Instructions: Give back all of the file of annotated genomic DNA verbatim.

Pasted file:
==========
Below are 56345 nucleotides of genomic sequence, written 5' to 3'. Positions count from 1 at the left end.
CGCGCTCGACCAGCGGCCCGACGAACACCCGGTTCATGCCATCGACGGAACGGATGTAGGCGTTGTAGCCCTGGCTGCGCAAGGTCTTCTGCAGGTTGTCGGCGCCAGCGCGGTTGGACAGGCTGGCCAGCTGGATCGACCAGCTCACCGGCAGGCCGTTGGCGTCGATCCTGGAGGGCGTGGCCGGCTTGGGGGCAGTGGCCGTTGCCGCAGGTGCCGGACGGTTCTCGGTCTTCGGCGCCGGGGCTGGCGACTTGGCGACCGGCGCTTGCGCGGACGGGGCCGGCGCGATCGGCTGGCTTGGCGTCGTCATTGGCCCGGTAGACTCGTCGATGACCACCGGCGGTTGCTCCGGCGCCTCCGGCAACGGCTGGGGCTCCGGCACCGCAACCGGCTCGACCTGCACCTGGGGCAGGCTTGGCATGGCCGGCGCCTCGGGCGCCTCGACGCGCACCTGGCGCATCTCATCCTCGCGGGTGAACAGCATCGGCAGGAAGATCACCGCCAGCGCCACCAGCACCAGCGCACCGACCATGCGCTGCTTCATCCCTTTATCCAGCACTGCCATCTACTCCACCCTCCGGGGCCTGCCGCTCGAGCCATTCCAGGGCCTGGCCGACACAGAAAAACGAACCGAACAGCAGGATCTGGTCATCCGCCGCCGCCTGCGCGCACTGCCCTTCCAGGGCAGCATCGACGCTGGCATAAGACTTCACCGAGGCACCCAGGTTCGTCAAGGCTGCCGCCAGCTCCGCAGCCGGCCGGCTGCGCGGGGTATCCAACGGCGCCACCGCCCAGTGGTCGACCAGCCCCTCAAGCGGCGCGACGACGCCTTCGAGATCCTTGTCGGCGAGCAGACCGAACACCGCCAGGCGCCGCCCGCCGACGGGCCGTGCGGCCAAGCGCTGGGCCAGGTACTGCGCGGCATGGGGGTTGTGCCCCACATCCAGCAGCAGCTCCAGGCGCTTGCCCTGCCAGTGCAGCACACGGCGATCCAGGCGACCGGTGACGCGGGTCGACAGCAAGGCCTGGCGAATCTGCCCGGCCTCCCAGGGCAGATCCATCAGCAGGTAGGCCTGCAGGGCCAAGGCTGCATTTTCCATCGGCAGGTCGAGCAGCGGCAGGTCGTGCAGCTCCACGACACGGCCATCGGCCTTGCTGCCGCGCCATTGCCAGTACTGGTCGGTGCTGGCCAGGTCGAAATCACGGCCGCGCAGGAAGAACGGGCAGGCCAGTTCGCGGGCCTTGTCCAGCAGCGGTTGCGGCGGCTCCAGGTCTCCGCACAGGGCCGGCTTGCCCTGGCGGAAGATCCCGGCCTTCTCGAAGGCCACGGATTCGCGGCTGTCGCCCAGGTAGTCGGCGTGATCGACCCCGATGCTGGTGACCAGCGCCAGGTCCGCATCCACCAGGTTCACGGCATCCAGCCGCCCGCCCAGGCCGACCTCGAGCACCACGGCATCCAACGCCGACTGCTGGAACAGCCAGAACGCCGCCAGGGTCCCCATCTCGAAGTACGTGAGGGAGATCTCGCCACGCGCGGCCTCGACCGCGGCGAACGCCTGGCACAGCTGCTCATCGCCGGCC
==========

Below are 56345 nucleotides of genomic sequence, written 5' to 3'. Positions count from 1 at the left end.
CGCGCTCGACCAGCGGCCCGACGAACACCCGGTTCATGCCATCGACGGAACGGATGTAGGCGTTGTAGCCCTGGCTGCGCAAGGTCTTCTGCAGGTTGTCGGCGCCAGCGCGGTTGGACAGGCTGGCCAGCTGGATCGACCAGCTCACCGGCAGGCCGTTGGCGTCGATCCTGGAGGGCGTGGCCGGCTTGGGGGCAGTGGCCGTTGCCGCAGGTGCCGGACGGTTCTCGGTCTTCGGCGCCGGGGCTGGCGACTTGGCGACCGGCGCTTGCGCGGACGGGGCCGGCGCGATCGGCTGGCTTGGCGTCGTCATTGGCCCGGTAGACTCGTCGATGACCACCGGCGGTTGCTCCGGCGCCTCCGGCAACGGCTGGGGCTCCGGCACCGCAACCGGCTCGACCTGCACCTGGGGCAGGCTTGGCATGGCCGGCGCCTCGGGCGCCTCGACGCGCACCTGGCGCATCTCATCCTCGCGGGTGAACAGCATCGGCAGGAAGATCACCGCCAGCGCCACCAGCACCAGCGCACCGACCATGCGCTGCTTCATCCCTTTATCCAGCACTGCCATCTACTCCACCCTCCGGGGCCTGCCGCTCGAGCCATTCCAGGGCCTGGCCGACACAGAAAAACGAACCGAACAGCAGGATCTGGTCATCCGCCGCCGCCTGCGCGCACTGCCCTTCCAGGGCAGCATCGACGCTGGCATAAGACTTCACCGAGGCACCCAGGTTCGTCAAGGCTGCCGCCAGCTCCGCAGCCGGCCGGCTGCGCGGGGTATCCAACGGCGCCACCGCCCAGTGGTCGACCAGCCCCTCAAGCGGCGCGACGACGCCTTCGAGATCCTTGTCGGCGAGCAGACCGAACACCGCCAGGCGCCGCCCGCCGACGGGCCGTGCGGCCAAGCGCTGGGCCAGGTACTGCGCGGCATGGGGGTTGTGCCCCACATCCAGCAGCAGCTCCAGGCGCTTGCCCTGCCAGTGCAGCACACGGCGATCCAGGCGACCGGTGACGCGGGTCGACAGCAAGGCCTGGCGAATCTGCCCGGCCTCCCAGGGCAGATCCATCAGCAGGTAGGCCTGCAGGGCCAAGGCTGCATTTTCCATCGGCAGGTCGAGCAGCGGCAGGTCGTGCAGCTCCACGACACGGCCATCGGCCTTGCTGCCGCGCCATTGCCAGTACTGGTCGGTGCTGGCCAGGTCGAAATCACGGCCGCGCAGGAAGAACGGGCAGGCCAGTTCGCGGGCCTTGTCCAGCAGCGGTTGCGGCGGCTCCAGGTCTCCGCACAGGGCCGGCTTGCCCTGGCGGAAGATCCCGGCCTTCTCGAAGGCCACGGATTCGCGGCTGTCGCCCAGGTAGTCGGCGTGATCGACCCCGATGCTGGTGACCAGCGCCAGGTCCGCATCCACCAGGTTCACGGCATCCAGCCGCCCGCCCAGGCCGACCTCGAGCACCACGGCATCCAACGCCGACTGCTGGAACAGCCAGAACGCCGCCAGGGTCCCCATCTCGAAGTACGTGAGGGAGATCTCGCCACGCGCGGCCTCGACCGCGGCGAACGCCTGGCACAGCTGCTCATCGCCGGCC